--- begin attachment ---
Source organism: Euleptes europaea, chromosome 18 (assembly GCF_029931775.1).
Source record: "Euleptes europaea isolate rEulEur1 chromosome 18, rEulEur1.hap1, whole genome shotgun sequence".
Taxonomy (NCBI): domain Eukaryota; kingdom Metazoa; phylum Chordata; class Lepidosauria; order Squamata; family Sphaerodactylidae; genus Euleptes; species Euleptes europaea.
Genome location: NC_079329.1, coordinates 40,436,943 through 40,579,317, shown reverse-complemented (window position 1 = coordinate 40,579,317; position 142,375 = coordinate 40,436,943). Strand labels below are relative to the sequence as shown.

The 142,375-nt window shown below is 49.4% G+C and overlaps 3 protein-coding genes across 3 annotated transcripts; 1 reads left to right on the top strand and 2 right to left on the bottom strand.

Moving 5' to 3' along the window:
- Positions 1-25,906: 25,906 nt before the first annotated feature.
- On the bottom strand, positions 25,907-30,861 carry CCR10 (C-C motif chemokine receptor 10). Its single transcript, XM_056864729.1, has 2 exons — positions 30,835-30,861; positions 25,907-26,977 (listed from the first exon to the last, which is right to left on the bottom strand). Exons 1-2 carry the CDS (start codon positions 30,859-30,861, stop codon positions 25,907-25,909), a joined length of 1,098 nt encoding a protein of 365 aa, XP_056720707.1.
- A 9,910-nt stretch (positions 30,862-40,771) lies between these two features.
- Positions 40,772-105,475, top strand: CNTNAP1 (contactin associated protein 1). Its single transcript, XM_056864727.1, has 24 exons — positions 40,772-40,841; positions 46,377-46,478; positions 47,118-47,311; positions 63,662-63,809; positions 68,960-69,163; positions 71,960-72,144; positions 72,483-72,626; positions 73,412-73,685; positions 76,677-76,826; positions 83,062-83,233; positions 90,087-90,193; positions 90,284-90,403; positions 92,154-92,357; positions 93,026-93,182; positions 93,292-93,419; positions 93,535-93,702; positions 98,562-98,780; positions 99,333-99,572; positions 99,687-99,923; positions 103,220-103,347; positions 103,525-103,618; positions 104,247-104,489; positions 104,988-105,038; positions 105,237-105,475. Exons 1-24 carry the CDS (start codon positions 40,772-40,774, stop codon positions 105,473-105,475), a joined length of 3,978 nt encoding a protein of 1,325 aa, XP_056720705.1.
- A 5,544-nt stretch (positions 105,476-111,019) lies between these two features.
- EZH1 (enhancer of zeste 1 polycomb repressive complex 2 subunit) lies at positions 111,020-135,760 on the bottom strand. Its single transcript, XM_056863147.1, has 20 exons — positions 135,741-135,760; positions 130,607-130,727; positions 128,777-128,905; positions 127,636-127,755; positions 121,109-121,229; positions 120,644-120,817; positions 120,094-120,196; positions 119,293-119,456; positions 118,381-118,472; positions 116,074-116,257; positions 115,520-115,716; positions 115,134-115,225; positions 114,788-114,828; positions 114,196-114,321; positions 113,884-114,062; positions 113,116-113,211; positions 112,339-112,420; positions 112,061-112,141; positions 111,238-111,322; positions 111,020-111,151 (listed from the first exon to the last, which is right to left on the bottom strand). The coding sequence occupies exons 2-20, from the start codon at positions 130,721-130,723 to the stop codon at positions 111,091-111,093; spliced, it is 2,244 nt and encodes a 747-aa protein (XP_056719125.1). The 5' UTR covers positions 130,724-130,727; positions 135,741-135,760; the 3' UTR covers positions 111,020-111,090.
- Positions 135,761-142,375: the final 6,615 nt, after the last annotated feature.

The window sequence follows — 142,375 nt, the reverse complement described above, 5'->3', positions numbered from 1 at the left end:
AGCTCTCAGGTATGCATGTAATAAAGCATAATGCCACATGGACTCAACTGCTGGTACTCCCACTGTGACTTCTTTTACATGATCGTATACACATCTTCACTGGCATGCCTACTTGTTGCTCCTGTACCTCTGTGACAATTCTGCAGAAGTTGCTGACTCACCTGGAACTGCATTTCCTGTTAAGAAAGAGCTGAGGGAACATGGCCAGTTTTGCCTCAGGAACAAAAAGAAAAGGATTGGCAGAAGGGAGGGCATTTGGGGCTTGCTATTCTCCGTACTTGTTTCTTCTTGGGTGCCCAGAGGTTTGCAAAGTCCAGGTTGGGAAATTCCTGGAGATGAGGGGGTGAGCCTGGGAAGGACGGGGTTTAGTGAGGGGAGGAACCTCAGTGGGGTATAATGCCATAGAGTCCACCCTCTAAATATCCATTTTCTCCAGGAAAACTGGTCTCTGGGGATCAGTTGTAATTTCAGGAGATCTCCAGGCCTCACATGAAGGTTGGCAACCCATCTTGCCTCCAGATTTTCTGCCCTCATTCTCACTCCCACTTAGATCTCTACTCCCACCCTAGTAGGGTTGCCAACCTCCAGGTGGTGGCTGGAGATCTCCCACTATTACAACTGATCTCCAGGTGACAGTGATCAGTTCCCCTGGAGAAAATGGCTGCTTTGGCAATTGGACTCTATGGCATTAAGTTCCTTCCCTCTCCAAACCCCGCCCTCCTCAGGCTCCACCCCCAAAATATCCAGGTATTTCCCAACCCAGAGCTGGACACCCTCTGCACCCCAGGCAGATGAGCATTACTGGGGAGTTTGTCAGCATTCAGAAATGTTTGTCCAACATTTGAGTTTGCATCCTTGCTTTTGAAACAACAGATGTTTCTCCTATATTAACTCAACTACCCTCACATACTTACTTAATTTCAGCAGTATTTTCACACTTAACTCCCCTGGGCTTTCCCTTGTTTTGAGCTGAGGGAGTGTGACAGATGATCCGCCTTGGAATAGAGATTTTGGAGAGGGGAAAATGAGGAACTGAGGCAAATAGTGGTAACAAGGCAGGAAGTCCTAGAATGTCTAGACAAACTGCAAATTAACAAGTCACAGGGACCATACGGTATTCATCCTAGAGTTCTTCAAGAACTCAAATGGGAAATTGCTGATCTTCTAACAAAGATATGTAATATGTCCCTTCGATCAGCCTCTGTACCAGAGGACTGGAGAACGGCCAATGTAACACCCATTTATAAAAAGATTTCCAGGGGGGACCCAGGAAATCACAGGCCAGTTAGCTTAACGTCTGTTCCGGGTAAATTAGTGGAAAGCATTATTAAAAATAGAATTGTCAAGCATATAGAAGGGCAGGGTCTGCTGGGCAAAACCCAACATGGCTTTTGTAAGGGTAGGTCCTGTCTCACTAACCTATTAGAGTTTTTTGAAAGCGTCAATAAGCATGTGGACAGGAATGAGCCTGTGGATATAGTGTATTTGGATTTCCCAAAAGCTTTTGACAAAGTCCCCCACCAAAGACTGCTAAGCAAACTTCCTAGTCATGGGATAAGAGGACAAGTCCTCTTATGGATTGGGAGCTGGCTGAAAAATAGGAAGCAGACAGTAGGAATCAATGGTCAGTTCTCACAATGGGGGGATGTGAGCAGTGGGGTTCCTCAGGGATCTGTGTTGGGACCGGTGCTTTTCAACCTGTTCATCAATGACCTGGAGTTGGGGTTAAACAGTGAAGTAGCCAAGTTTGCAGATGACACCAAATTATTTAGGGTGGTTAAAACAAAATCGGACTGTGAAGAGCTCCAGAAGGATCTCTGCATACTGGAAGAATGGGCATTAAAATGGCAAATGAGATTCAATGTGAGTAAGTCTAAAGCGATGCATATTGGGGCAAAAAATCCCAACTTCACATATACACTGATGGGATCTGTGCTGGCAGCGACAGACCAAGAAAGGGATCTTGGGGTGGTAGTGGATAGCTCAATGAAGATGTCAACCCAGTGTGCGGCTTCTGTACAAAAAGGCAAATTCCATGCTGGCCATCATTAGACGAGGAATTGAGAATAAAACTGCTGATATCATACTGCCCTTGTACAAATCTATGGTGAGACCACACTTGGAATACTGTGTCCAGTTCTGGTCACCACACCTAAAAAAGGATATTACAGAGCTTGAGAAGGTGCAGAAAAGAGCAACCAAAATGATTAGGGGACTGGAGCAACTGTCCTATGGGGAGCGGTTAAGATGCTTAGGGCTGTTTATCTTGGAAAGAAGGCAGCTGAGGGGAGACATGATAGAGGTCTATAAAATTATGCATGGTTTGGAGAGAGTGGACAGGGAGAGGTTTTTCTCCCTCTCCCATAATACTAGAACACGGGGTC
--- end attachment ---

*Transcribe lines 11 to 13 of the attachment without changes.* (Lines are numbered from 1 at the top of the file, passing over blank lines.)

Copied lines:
- A 5,544-nt stretch (positions 105,476-111,019) lies between these two features.
- EZH1 (enhancer of zeste 1 polycomb repressive complex 2 subunit) lies at positions 111,020-135,760 on the bottom strand. Its single transcript, XM_056863147.1, has 20 exons — positions 135,741-135,760; positions 130,607-130,727; positions 128,777-128,905; positions 127,636-127,755; positions 121,109-121,229; positions 120,644-120,817; positions 120,094-120,196; positions 119,293-119,456; positions 118,381-118,472; positions 116,074-116,257; positions 115,520-115,716; positions 115,134-115,225; positions 114,788-114,828; positions 114,196-114,321; positions 113,884-114,062; positions 113,116-113,211; positions 112,339-112,420; positions 112,061-112,141; positions 111,238-111,322; positions 111,020-111,151 (listed from the first exon to the last, which is right to left on the bottom strand). The coding sequence occupies exons 2-20, from the start codon at positions 130,721-130,723 to the stop codon at positions 111,091-111,093; spliced, it is 2,244 nt and encodes a 747-aa protein (XP_056719125.1). The 5' UTR covers positions 130,724-130,727; positions 135,741-135,760; the 3' UTR covers positions 111,020-111,090.
- Positions 135,761-142,375: the final 6,615 nt, after the last annotated feature.